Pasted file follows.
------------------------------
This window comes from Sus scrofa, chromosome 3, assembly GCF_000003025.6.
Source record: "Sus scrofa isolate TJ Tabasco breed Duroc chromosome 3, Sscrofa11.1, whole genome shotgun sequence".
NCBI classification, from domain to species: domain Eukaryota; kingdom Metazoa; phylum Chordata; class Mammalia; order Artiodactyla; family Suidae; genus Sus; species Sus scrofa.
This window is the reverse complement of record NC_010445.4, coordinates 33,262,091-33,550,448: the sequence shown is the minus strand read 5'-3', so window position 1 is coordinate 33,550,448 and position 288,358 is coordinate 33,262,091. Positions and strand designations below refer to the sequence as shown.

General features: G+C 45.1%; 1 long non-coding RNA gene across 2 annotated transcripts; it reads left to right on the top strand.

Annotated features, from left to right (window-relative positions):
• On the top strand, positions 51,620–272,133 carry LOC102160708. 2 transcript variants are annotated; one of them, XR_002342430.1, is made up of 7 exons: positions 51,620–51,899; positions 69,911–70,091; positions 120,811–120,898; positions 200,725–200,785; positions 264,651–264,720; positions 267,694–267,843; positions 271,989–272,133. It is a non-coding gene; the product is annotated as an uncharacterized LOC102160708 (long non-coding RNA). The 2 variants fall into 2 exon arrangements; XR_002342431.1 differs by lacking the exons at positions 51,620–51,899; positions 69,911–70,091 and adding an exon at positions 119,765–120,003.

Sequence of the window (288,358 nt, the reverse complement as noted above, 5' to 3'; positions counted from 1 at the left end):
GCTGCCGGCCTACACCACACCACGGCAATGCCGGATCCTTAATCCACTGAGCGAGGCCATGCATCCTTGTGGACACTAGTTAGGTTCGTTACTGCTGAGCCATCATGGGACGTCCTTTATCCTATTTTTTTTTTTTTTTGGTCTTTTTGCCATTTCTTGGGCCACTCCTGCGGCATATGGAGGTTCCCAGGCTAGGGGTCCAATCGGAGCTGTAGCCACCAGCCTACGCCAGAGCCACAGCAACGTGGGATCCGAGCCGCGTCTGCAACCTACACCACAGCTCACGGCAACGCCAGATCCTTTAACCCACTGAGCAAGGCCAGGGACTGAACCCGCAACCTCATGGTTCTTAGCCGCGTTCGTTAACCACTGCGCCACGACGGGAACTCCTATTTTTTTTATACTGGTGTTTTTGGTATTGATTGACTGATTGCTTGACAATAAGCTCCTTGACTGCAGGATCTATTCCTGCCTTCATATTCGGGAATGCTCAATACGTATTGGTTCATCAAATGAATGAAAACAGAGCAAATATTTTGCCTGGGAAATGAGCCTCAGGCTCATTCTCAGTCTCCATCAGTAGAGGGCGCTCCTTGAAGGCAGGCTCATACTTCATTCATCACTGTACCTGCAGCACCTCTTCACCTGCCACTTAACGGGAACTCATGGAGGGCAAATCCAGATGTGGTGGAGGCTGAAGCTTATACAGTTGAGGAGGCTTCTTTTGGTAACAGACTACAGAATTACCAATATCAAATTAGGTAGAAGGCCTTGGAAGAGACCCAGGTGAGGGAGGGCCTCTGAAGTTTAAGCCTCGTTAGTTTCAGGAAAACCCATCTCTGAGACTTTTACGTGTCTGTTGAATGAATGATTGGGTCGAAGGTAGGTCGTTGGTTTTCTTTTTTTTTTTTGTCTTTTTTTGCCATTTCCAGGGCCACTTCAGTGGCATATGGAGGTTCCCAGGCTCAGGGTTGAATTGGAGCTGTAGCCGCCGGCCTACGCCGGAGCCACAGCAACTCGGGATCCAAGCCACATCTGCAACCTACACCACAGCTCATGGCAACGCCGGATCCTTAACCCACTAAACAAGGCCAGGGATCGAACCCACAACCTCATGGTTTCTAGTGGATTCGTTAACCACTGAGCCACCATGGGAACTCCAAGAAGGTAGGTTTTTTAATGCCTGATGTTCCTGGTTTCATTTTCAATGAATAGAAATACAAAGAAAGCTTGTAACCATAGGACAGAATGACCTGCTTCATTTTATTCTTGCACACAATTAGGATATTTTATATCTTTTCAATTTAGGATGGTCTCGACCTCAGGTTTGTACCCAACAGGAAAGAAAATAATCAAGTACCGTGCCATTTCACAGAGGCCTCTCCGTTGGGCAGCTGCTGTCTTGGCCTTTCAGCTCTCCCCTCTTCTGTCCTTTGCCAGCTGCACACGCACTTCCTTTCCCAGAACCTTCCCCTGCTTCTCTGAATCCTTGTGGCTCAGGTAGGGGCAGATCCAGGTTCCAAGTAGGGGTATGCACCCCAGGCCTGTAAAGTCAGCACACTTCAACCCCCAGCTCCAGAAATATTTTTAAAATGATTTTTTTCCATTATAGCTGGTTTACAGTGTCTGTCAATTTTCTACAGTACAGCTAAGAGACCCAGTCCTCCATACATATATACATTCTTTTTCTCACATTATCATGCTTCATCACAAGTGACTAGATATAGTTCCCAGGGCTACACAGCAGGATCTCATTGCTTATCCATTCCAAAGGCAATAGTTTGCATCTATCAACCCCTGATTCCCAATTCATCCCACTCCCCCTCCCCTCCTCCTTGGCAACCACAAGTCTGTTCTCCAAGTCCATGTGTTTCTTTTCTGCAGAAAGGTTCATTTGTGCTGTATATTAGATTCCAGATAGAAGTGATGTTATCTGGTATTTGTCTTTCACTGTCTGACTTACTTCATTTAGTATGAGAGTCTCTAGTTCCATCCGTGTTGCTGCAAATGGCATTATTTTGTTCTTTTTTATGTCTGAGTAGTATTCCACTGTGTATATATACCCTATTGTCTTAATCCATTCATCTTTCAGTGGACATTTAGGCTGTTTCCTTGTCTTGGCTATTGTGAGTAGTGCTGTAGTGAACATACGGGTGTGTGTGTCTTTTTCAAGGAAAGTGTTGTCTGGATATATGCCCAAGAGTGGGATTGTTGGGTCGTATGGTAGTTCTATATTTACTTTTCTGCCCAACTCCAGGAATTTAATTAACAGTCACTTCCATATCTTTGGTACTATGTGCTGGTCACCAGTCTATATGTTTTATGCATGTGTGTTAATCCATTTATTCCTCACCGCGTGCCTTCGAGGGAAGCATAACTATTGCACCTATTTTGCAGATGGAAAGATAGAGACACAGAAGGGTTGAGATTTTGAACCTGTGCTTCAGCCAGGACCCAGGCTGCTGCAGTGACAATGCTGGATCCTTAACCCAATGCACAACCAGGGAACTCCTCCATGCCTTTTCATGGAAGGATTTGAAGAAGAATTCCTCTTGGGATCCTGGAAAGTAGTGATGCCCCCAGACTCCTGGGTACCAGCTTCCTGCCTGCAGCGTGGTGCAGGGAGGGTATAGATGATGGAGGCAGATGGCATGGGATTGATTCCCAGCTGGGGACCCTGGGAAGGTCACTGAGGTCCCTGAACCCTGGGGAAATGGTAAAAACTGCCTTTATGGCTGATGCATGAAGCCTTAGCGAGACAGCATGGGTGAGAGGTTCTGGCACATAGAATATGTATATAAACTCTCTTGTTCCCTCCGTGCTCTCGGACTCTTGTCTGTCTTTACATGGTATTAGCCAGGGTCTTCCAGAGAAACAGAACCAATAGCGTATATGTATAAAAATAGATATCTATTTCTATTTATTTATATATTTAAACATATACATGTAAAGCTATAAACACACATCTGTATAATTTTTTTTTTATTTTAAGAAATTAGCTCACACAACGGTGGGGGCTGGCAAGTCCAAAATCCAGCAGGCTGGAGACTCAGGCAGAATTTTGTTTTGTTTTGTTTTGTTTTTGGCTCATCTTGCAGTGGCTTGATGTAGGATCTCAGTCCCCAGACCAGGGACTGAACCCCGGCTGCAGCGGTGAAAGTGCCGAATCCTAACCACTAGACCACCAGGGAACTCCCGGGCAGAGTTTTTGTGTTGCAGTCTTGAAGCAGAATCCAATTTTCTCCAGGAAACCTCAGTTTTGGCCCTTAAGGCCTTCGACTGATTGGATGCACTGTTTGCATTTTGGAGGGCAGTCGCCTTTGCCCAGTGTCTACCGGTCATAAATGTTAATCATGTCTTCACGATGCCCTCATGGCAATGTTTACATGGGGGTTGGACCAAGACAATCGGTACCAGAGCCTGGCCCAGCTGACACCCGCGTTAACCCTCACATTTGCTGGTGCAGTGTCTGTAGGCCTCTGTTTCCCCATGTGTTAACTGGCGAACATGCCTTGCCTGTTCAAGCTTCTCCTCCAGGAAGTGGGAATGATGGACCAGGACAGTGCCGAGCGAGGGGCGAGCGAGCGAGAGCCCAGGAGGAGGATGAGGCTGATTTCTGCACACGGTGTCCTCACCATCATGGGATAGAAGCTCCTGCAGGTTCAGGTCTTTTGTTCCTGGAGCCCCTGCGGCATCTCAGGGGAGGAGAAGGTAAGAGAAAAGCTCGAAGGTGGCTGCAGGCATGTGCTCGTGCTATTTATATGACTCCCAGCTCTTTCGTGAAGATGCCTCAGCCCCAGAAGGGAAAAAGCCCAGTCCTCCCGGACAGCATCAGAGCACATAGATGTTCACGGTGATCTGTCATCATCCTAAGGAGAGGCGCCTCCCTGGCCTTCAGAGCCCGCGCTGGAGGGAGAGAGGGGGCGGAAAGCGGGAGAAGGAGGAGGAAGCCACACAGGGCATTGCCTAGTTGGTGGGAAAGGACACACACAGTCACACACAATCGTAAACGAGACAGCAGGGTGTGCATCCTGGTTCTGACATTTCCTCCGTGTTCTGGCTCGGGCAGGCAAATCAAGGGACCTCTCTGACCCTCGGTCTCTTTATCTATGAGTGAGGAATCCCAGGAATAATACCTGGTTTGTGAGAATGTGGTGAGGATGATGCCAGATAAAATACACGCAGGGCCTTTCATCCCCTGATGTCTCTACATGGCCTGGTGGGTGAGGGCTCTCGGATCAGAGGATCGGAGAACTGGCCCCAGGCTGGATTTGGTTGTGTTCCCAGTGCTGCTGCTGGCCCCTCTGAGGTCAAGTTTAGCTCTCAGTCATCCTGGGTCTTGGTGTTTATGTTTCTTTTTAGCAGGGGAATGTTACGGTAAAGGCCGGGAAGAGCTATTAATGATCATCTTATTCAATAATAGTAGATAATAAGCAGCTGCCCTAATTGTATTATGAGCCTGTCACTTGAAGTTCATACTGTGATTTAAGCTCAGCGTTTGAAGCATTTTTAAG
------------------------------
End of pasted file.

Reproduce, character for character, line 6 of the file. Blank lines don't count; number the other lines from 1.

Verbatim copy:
Annotated features, from left to right (window-relative positions):